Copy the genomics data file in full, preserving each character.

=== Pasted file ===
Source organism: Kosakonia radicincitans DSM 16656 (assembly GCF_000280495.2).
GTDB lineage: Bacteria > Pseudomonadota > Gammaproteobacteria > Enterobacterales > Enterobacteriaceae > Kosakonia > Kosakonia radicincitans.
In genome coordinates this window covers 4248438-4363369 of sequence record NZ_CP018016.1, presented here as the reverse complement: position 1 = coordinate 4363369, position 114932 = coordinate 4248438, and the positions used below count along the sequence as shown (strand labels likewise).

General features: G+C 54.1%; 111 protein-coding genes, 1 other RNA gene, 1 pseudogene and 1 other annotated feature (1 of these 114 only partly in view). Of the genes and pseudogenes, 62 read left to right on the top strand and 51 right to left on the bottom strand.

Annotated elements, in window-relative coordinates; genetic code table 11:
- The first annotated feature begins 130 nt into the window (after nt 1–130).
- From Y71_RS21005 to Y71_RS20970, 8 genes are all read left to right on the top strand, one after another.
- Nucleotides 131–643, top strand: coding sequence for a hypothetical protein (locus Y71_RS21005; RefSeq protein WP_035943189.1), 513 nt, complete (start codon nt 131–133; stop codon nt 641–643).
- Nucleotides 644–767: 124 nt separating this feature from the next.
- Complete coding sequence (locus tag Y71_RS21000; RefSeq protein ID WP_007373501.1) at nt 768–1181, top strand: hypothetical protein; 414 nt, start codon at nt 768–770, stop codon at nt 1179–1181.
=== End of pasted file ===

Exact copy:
Source organism: Kosakonia radicincitans DSM 16656 (assembly GCF_000280495.2).
GTDB lineage: Bacteria > Pseudomonadota > Gammaproteobacteria > Enterobacterales > Enterobacteriaceae > Kosakonia > Kosakonia radicincitans.
In genome coordinates this window covers 4248438-4363369 of sequence record NZ_CP018016.1, presented here as the reverse complement: position 1 = coordinate 4363369, position 114932 = coordinate 4248438, and the positions used below count along the sequence as shown (strand labels likewise).

General features: G+C 54.1%; 111 protein-coding genes, 1 other RNA gene, 1 pseudogene and 1 other annotated feature (1 of these 114 only partly in view). Of the genes and pseudogenes, 62 read left to right on the top strand and 51 right to left on the bottom strand.

Annotated elements, in window-relative coordinates; genetic code table 11:
- The first annotated feature begins 130 nt into the window (after nt 1–130).
- From Y71_RS21005 to Y71_RS20970, 8 genes are all read left to right on the top strand, one after another.
- Nucleotides 131–643, top strand: coding sequence for a hypothetical protein (locus Y71_RS21005; RefSeq protein WP_035943189.1), 513 nt, complete (start codon nt 131–133; stop codon nt 641–643).
- Nucleotides 644–767: 124 nt separating this feature from the next.
- Complete coding sequence (locus tag Y71_RS21000; RefSeq protein ID WP_007373501.1) at nt 768–1181, top strand: hypothetical protein; 414 nt, start codon at nt 768–770, stop codon at nt 1179–1181.